This question, unfortunately, has almost become secondary due to the other issues surrounding this story. Much more attention has been paid to the investigation into the credit account that was set up at a local building supply company. Two separate criminal investigations discovered no wrongdoing, but former school system employees Ted Norman and John McCracken believe they were unjustly targeted by their former employers.
Because of laws protecting the privacy of public employees, it would take a court case for the public to discover everything that happened during the course of the investigation and its fallout. That’s not likely to happen, and an unfortunate byproduct of such a case would be that a dark pall would be cast over the entire school system. That’s too bad for the teachers, administrators and other staff who spend countless hours doing important work.
More important for Haywood County’s citizens, though, is to take the time to understand what happened, talk to school board members about these incidents, and try to make a personal determination about the abilities of those who have been given the important task of running the Haywood County School System. Were flood re-building decisions smart, especially those where poor bid specifications led to cost overruns? Did the school system strike a reasonable balance between the need to get the damage repaired quickly and making sound decisions about spending taxpayer money? Were the right people put in charge?
Right now it appears the school system will have to pay back more than $300,000 for flood reimbursement requests that the state has decided it won’t pay. More could be coming.
These are all reasonable questions for people with an interest in the Haywood School System to ask. Fiscal management is more important than ever. There is no more important locally funded entity than the public school system, especially since it seems that money is always tight and important programs often go under-funded.
Shuler’s Iraq position in step with reality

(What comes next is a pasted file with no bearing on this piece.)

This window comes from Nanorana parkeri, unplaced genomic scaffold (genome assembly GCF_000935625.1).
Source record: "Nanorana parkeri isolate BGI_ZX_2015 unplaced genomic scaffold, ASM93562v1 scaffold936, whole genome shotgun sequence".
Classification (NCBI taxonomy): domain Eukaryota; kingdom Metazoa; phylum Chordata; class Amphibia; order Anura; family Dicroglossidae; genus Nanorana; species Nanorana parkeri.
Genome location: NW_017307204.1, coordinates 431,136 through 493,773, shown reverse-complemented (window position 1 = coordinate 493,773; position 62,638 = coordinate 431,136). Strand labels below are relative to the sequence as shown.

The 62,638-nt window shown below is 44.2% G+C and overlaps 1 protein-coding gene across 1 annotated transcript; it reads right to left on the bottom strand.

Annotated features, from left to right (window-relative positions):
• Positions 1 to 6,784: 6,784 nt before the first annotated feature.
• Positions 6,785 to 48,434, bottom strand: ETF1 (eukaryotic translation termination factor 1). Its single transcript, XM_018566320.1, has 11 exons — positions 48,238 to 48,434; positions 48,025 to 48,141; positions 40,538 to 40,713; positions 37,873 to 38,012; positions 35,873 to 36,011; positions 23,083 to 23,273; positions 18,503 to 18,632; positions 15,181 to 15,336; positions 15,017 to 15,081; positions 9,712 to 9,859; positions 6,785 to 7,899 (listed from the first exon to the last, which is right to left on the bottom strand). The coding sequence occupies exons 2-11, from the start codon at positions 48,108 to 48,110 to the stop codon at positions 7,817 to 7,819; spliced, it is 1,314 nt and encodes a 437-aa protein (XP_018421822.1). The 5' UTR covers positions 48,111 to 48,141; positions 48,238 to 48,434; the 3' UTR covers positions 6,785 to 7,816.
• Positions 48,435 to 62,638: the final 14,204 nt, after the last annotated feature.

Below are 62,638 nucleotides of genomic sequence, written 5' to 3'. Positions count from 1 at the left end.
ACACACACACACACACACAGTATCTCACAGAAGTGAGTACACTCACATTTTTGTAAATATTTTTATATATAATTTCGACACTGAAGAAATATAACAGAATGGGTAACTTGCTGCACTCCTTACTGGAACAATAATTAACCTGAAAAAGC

Rep. Charles Taylor and Democratic challenger Heath Shuler weighed in on the war in Iraq last week’s Smoky Mountain News, and the pair offer a stark contrast for voters in Western North Carolina.
Taylor, a Republican from Brevard who has been in office for eight terms, says, basically, play it again Sam. He’s a congressional conservative who believes the tide will turn in Iraq: “Fostering democracy is never easy, but in due time Iraq will be a beacon of hope for the Middle East. ”
Shuler says it’s time to set clear benchmarks and make some new decisions: “It’s is past time for Congress to begin demanding accountability from the Administration over the course of events in Iraq.”
The choice is clear: Taylor is a stay-the-course Republican supporting Bush, and Shuler is preaching measurable benchmarks, which means he’s looking for a reason to bring the troops home.
From our perspective, Shuler’s position is much more defensible. The current strategy may win us friends in a few Iraqi villages as we take out insurgents for the short term, but it’s not winning the war or defeating the enemy. We must begin to make concrete plans for a timed withdrawal.
The truth is that, despite the politics of the issue, we should have never become embroiled in Iraq. Since the decision to invade the problems have just increased. We have not made any headway in democratizing the Middle East. If this issue loses the election for many prominent Republicans who continue to support the Bush agenda, so be it.